The Swiss students who went to Denver to compete in this year’s Solar Decathlon are living out their dream. The jury will announce the winner on 14 October.
For three weeks now, some 40 Swiss students have been in Colorado for the Solar Decathlon, an international competition organized every two years by the US Department of Energy. Universities from around the globe compete against each other to design and build a functional and innovative solar-powered house. It’s a decathlon, so there are ten categories to compete in: architecture, market potential, engineering, communications, innovation, water, health and comfort, appliances, home life, and finally, energy. The team that earns the most points wins the competition. The first results will start coming in on 12 October, and the winner will be announced two days later.
The Swiss project, called NeighborHub, is a neighborhood house built by students from EPFL, the School of Engineering and Architecture of Fribourg, the Geneva School of Art and Design, and the University of Fribourg. There are now just a few days left before this three-year-long adventure comes to an end, and the tension, fatigue and excitement building among the students near Denver Airport, where the competition is being held, is palpable.
“Who put away the bar for closing the facades? Can someone give the mechanical room a wipedown? Where are those gold flat-head screws? We need Benoît’s arms…and his raincoat! Has anyone seen my green shoes? Pizza party at 1pm @site or @hotel. Muddy day… AGAIN!” Reading through the Swiss team’s WhatsApp group messages shows just how difficult their mission is: they have to organize the on-site teams day and night, manage the ups and downs of extreme weather conditions, sort out meals, and buy urgent supplies on the other side of town. And those are just a few of their many tasks.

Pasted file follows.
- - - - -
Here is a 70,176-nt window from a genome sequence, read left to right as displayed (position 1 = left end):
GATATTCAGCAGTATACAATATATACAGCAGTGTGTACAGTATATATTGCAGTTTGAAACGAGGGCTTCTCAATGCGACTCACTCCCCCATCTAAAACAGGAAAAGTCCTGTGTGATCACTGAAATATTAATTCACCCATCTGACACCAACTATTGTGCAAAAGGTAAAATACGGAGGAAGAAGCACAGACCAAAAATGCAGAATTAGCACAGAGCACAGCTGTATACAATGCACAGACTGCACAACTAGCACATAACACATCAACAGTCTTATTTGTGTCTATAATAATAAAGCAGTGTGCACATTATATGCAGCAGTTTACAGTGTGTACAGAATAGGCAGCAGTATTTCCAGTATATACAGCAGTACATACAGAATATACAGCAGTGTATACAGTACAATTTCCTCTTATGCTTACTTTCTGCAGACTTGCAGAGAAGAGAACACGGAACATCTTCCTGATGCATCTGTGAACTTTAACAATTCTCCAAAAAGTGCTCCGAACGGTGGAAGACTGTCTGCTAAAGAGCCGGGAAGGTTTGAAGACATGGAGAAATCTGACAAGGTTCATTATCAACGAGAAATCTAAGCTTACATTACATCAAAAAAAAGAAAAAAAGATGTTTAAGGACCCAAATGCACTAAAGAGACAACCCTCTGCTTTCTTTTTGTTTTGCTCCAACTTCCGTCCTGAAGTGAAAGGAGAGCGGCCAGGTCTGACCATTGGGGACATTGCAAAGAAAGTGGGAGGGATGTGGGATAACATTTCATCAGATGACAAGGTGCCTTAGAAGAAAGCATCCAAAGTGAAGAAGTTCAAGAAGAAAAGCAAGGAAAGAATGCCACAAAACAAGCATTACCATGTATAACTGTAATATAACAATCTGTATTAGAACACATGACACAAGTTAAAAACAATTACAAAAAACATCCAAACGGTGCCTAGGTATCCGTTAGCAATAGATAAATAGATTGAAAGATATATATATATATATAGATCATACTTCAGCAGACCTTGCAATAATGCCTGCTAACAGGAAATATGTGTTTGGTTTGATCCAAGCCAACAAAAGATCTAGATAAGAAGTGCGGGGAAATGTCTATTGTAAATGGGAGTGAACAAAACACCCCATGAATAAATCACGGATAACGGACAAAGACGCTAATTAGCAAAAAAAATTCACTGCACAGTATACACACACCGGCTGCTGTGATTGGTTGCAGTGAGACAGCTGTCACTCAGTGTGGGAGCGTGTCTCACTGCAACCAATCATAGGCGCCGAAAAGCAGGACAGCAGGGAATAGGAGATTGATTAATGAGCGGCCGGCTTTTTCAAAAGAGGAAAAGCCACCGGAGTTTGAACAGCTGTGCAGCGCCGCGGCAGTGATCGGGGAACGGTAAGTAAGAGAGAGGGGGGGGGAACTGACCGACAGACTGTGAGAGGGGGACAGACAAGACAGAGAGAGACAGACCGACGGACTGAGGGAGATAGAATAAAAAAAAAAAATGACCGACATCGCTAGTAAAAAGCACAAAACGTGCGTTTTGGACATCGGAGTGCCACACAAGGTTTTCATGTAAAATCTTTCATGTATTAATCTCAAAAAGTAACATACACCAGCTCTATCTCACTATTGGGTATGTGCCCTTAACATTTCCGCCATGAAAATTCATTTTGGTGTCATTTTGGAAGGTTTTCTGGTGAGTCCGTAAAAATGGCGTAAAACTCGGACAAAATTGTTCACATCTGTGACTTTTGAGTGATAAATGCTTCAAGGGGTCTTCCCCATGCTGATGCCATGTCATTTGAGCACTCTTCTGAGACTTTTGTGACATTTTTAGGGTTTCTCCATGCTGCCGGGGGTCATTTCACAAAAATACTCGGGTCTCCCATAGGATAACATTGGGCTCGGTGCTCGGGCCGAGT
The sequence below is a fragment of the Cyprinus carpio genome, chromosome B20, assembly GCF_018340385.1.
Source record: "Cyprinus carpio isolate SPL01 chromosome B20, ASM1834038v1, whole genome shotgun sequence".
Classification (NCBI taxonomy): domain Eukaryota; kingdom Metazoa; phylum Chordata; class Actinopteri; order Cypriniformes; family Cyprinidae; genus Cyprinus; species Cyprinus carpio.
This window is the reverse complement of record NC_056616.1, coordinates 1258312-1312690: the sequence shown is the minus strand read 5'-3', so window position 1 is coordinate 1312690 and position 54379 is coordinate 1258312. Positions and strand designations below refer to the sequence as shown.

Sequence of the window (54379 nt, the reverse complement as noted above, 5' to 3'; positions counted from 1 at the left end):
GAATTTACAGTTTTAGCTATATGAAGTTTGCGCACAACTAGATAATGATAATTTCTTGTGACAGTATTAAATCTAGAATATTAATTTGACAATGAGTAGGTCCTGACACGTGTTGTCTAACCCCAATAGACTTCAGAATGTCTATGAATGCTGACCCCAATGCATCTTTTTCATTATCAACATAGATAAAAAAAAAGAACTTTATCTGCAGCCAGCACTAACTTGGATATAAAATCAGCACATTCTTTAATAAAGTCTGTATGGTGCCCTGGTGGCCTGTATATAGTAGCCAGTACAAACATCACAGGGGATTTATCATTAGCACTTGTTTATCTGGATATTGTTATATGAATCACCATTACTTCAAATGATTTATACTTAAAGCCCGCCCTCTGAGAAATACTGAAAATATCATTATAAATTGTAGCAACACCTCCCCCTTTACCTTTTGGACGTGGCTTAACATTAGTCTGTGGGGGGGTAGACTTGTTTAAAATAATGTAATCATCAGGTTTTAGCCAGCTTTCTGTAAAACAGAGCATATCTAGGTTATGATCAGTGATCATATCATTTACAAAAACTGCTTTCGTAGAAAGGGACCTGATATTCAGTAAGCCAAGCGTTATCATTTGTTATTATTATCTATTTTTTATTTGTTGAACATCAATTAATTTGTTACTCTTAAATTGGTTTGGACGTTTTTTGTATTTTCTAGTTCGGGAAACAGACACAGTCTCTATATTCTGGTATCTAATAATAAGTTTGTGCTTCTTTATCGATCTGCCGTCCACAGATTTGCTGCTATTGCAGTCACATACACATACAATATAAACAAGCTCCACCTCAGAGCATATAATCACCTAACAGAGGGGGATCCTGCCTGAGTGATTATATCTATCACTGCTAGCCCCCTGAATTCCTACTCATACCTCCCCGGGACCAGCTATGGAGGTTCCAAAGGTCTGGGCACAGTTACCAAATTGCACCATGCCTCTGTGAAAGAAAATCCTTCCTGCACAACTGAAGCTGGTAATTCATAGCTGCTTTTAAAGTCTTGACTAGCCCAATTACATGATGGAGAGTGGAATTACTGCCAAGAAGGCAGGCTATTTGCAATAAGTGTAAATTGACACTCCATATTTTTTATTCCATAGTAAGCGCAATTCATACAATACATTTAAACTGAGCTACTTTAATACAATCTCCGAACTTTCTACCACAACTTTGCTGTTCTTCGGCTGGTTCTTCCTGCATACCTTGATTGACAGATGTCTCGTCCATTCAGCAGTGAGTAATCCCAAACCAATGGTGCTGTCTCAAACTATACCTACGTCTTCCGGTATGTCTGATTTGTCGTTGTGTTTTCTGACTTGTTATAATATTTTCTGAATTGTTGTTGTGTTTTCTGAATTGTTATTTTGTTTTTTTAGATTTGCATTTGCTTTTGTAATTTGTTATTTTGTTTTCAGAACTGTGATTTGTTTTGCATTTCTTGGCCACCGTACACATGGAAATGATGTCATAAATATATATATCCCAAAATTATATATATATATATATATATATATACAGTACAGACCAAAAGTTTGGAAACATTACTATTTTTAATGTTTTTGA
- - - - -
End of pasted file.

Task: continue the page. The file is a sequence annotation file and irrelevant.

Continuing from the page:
The competition’s tight construction schedule leaves little room for error. So everything has to work like Swiss clockwork, even though the young students are not used to the vast open spaces of Colorado. In the event of a crisis, however, there are six experienced supervisors on hand, some of whom have been helping out since the start of the project and who have already been involved in other pioneering initiatives, such as the Alinghi sailing team and the Solar Impulse plane.
Rainy and cold
Over the nine days the team had to build NeighborHub, they were on site every morning at 7 o’clock sharp. This Swiss punctuality, which drew the attention of the organizers, meant the team managed to finish building their house on time. Their Swiss precision was also on display when they assembled their solar house. Other teams arrived on site with a house in two or three parts. NeighborHub, however, crossed the Atlantic in a dozen containers, and the students had to rebuild this complex puzzle piece by piece, despite the heavy rain and biting cold. For the students, who on some days arrived back at their hotel rooms exhausted and covered from head to foot in mud, the construction phase was almost certainly one of the greatest challenges of this entire experience.